Auditory prostheses fall into two general categories. In the first category are cochlear implants and auditory brainstem implants that electrically stimulate the auditory system. The second category consists of a wide range of devices that mechanically stimulate the auditory system. These devices are for individuals with sensorineural, conductive, or mixed hearing loss, or for those with single-sided deafness who are unable to use conventional air conduction hearing aids.
These implants can be further subdivided. In one subcategory are middle-ear implants for sensorineural hearing loss, which use different designs and differ primarily in the means by which they deliver vibratory mechanical energy to the ossicular chain. However, they all impart mechanical energy to the cochlea at the round window via motion of the stapes (e.g., Fredrickson et al., 1995). The external portion of these devices is similar to a cochlear implant (CI), consisting of a microphone, speech processor, and radio frequency (RF) transmitter. The implanted portion consists of an RF receiver, electronic components, and a mechanical vibrator.
In the second subcategory are a number of devices for conductive or mixed hearing losses. These devices impart mechanical energy directly to the cochlea, circumventing the ossicular chain, through direct bone conduction or mechanical energy. Direct bone conduction devices couple energy from a mechanical vibrator to the skull (e.g., Tjellstrom et al., 1995). Because the skull and otic capsule surrounding the cochlea are rigidly coupled, cochlear fluids are vibrated, causing bone conduction hearing. The external component of these devices, which includes an integrated microphone, speech processor, and vibrator, is clipped to an abutment on a pure titanium bone screw that protrudes through the skin. After surgery, the surrounding bone becomes osseointegrated with the screw.
Alternatively, mechanical energy can be imparted to the cochlea through a vibratory transducer placed on the round window or stapes footplate. The external and implanted portions of these devices are similar to middle-ear devices for sensorineural hearing loss, except that the transducer directly stimulates the cochlea (e.g., Colletti et al., 2006).
Middle-ear implants with ossicular placement are indicated for adults with sensorineural hearing loss and normal ossicular function. The implant provides frequency-specific amplification, similar to a hearing aid, to compensate for sensorineural hearing loss. There are some fully implantable middle-ear devices that provide an alternative for individuals with cosmetic or other concerns about hearing aid use. Implants with ossicular placement are not indicated for children.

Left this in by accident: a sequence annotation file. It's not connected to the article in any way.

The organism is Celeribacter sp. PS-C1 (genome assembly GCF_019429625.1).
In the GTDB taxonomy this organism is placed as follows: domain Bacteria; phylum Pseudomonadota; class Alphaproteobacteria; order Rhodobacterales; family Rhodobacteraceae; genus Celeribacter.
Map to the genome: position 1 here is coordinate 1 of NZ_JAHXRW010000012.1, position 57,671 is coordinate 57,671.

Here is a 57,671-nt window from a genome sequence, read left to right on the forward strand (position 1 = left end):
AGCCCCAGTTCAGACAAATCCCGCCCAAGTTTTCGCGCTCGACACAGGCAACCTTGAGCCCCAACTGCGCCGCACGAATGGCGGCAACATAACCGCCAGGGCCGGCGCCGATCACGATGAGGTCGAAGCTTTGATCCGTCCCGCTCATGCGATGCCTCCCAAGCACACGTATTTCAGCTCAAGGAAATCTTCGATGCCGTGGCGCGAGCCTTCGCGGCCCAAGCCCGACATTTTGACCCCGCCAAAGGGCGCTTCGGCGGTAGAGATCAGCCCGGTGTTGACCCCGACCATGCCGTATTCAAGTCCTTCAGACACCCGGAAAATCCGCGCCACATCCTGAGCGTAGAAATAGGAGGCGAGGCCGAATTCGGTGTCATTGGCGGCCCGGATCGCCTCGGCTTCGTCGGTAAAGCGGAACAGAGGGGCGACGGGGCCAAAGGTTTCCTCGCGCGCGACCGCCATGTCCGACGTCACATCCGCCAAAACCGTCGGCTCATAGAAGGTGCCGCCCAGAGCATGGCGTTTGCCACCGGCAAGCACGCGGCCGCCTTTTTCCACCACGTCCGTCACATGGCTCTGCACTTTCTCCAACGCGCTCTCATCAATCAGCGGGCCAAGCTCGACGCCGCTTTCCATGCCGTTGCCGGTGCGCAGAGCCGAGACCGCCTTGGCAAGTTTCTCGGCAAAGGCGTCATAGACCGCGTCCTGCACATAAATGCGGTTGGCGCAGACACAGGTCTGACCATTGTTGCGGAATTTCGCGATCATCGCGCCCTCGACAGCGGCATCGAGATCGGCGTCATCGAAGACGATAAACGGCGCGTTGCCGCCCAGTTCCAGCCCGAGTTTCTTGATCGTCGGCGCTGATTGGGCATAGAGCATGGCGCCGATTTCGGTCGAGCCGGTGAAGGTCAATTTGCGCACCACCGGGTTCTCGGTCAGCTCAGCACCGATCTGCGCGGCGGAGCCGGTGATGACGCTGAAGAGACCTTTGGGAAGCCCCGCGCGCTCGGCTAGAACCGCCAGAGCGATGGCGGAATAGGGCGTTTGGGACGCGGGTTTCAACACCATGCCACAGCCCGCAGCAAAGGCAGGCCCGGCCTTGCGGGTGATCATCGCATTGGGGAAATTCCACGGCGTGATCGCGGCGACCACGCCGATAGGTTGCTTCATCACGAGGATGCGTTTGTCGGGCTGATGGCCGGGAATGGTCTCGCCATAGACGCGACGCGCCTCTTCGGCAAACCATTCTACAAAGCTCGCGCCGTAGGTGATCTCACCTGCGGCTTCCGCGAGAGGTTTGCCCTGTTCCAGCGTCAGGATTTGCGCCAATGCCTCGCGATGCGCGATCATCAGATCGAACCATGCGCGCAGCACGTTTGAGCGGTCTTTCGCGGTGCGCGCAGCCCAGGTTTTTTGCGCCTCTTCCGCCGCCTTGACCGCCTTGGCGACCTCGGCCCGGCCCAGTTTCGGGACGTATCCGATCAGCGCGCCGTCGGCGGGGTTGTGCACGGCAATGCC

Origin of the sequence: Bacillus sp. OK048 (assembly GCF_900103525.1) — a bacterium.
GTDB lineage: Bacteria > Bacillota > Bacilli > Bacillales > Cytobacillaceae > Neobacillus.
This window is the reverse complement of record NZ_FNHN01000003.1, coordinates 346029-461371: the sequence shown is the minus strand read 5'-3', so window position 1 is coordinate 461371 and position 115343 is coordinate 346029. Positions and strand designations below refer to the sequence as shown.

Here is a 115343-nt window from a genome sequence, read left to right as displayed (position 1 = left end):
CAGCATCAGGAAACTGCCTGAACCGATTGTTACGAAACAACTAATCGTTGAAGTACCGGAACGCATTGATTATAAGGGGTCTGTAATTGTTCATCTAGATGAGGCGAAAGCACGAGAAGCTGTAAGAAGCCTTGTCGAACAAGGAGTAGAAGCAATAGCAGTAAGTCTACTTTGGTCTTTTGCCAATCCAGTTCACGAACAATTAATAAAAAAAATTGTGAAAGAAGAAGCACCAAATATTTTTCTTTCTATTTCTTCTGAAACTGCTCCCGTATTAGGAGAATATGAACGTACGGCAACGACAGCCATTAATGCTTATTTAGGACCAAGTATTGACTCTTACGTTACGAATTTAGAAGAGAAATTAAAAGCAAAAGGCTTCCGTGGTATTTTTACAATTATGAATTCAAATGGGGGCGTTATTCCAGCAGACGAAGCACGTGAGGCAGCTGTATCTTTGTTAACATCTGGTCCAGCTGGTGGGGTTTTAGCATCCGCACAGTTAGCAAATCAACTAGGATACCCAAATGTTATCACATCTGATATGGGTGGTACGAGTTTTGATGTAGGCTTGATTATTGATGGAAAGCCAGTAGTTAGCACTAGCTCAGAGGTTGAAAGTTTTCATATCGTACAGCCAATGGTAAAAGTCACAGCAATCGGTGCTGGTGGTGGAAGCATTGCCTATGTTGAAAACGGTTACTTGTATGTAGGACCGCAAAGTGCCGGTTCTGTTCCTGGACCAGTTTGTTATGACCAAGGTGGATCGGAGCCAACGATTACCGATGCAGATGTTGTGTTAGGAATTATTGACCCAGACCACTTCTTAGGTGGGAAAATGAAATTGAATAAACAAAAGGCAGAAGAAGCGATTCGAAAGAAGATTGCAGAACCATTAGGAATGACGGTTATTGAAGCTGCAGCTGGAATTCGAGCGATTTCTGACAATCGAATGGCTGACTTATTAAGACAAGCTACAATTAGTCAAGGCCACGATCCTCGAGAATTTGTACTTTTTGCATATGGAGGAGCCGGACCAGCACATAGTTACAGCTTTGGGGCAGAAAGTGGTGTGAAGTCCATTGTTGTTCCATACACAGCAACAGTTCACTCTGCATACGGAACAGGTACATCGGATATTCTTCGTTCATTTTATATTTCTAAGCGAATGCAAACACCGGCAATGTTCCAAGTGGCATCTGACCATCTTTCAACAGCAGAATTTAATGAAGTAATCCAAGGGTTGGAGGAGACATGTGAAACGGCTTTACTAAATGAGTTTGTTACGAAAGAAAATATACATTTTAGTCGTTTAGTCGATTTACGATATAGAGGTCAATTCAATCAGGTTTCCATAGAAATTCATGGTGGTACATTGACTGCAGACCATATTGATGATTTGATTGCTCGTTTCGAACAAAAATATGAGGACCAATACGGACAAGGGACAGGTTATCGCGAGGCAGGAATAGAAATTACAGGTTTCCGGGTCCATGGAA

Middle-ear implants with round window or stapes footplate placement are indicated for adults with conductive or mixed hearing loss caused by middle-ear disease or unsuccessful middle-ear reconstructive surgeries. In the case of conductive losses, the implant bypasses the conductive loss and provides unamplified output directly to the cochlea. For mixed losses, the conductive component is bypassed, and frequency-specific amplification compensates for the sensorineural hearing loss. Implants with round window or stapes placement are indicated for pediatric populations in Europe, but not in the United States.
Osseointegrated implants are indicated for adults and children older than 5 with conductive or mixed hearing losses. Children younger than age 5 with external or middle-ear malformation caused by atresia or microtia undergo a staged treatment. The child wears a headband holding the integrated microphone, speech processor, and vibratory transducer until age 5, at which time the skull is thick enough for the titanium bone screw to be implanted.
Osseointegrated implants also are indicated for adults with single-sided deafness due to sudden hearing loss or subsequent to acoustic neuroma surgery. The implant is placed adjacent to the deaf ear. Vibratory energy from the implant travels across the skull to stimulate the hearing ear. This means of stimulation overcomes the headshadow effect that attenuates sounds contralateral to the hearing ear.
Outcomes are generally successful for implant recipients with normal or near-normal cochlear hearing in the stimulated ear. Outcomes for recipients with sensorineural hearing loss depend on the severity of the loss and are similar to those for air conduction hearing aids.